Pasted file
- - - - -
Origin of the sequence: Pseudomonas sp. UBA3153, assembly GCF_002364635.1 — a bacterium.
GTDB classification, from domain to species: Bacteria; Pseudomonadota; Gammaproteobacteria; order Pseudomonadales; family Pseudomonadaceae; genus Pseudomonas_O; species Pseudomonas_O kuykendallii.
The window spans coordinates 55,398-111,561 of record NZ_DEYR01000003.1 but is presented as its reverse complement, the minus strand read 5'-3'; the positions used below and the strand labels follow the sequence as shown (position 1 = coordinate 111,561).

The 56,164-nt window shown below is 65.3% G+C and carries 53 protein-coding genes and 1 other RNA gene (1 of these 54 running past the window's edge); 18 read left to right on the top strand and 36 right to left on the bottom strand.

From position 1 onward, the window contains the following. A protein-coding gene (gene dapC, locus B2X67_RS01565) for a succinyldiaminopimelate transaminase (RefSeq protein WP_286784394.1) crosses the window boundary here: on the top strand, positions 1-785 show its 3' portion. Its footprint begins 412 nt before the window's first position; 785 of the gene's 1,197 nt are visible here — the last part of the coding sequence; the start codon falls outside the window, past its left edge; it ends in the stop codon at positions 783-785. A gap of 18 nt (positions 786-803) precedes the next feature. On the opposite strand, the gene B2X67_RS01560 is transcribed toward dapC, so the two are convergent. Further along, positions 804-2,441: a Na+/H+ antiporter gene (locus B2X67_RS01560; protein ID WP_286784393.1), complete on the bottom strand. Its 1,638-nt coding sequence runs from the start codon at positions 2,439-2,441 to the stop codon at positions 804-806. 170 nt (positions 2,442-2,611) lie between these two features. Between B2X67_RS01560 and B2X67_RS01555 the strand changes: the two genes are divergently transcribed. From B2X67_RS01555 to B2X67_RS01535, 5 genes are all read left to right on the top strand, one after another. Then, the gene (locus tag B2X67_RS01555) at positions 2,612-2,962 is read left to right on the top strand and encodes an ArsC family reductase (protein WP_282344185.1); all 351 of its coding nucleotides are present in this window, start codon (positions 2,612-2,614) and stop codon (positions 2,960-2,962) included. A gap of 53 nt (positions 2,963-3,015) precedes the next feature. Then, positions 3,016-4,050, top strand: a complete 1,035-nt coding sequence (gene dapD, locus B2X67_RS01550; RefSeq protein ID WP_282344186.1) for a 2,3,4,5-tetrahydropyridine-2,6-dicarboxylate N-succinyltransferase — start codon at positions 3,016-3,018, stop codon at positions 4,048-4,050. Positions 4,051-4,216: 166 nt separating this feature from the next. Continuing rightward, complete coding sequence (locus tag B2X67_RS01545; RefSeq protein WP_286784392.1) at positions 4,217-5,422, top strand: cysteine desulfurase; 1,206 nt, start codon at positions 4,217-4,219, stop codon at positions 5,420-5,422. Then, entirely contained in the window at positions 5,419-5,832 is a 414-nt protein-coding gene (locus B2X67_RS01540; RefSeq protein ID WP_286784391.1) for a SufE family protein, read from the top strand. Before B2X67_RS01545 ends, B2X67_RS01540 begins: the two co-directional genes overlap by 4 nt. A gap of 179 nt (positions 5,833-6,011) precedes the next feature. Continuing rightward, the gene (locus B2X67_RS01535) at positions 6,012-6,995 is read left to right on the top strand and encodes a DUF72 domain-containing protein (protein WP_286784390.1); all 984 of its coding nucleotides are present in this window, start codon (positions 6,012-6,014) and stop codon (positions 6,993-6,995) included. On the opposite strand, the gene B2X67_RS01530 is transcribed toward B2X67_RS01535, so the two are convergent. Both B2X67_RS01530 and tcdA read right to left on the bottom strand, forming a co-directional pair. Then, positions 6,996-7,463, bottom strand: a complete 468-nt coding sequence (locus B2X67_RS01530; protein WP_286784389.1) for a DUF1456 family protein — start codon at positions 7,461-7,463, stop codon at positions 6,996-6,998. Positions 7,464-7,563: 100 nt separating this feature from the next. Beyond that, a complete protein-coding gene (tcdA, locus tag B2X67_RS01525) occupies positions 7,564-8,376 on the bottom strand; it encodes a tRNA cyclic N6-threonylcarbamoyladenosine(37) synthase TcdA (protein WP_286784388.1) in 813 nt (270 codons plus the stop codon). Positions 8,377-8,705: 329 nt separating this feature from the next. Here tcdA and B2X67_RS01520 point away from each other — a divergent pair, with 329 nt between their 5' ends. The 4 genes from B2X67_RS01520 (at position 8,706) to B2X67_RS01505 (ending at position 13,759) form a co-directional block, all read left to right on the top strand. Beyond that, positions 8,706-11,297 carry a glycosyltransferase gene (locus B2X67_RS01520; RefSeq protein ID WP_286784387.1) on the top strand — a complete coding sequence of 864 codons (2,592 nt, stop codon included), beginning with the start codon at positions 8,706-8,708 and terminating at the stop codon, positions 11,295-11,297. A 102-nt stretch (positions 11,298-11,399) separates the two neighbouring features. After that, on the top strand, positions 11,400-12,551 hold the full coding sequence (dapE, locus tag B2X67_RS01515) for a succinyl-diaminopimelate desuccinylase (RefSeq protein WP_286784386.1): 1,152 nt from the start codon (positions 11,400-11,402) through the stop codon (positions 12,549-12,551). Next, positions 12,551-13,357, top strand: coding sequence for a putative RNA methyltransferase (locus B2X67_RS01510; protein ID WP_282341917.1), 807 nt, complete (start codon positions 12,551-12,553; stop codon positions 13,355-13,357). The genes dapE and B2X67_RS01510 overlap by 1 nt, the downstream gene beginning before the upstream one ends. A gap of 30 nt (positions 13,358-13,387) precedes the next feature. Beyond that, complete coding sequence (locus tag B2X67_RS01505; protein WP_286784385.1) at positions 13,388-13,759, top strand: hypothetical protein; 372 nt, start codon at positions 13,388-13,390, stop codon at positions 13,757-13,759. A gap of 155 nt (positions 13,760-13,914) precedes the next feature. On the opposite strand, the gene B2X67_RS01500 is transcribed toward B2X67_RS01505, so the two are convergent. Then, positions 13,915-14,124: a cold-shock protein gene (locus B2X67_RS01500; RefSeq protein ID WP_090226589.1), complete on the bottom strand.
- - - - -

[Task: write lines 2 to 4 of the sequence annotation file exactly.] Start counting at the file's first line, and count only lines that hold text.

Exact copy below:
GTDB classification, from domain to species: Bacteria; Pseudomonadota; Gammaproteobacteria; order Pseudomonadales; family Pseudomonadaceae; genus Pseudomonas_O; species Pseudomonas_O kuykendallii.
The window spans coordinates 55,398-111,561 of record NZ_DEYR01000003.1 but is presented as its reverse complement, the minus strand read 5'-3'; the positions used below and the strand labels follow the sequence as shown (position 1 = coordinate 111,561).

The 56,164-nt window shown below is 65.3% G+C and carries 53 protein-coding genes and 1 other RNA gene (1 of these 54 running past the window's edge); 18 read left to right on the top strand and 36 right to left on the bottom strand.